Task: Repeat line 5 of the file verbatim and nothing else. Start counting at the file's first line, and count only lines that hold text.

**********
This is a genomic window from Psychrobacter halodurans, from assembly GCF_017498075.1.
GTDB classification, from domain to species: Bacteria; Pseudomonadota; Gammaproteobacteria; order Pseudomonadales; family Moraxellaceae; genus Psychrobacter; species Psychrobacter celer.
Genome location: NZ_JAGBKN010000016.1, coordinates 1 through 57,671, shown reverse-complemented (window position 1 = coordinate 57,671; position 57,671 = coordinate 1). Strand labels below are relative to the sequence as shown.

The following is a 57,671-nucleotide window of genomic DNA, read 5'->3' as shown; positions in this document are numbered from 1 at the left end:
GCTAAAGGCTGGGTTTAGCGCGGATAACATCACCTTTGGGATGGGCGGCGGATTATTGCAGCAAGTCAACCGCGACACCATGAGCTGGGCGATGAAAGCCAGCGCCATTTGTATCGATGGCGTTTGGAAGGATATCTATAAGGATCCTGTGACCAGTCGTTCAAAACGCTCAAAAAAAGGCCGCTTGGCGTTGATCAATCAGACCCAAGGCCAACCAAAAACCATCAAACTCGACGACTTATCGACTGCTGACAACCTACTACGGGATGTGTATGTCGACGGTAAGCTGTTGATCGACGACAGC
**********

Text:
GCTAAAGGCTGGGTTTAGCGCGGATAACATCACCTTTGGGATGGGCGGCGGATTATTGCAGCAAGTCAACCGCGACACCATGAGCTGGGCGATGAAAGCCAGCGCCATTTGTATCGATGGCGTTTGGAAGGATATCTATAAGGATCCTGTGACCAGTCGTTCAAAACGCTCAAAAAAAGGCCGCTTGGCGTTGATCAATCAGACCCAAGGCCAACCAAAAACCATCAAACTCGACGACTTATCGACTGCTGACAACCTACTACGGGATGTGTATGTCGACGGTAAGCTGTTGATCGACGACAGC